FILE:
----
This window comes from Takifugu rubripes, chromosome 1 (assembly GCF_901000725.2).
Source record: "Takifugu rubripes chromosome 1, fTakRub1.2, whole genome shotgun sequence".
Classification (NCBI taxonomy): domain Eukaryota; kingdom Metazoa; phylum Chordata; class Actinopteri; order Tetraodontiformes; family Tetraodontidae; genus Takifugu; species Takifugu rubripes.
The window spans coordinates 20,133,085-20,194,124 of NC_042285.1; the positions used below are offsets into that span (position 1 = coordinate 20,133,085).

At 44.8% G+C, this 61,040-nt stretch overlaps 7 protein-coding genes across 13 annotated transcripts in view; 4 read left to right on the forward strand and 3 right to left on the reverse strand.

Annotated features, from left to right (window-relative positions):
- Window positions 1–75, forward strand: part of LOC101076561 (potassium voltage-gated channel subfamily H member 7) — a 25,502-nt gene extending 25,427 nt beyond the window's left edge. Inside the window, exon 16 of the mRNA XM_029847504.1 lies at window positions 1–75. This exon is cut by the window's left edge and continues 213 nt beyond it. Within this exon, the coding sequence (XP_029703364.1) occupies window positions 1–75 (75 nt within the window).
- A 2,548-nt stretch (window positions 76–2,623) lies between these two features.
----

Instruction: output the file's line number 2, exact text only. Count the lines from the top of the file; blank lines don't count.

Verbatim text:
Source record: "Takifugu rubripes chromosome 1, fTakRub1.2, whole genome shotgun sequence".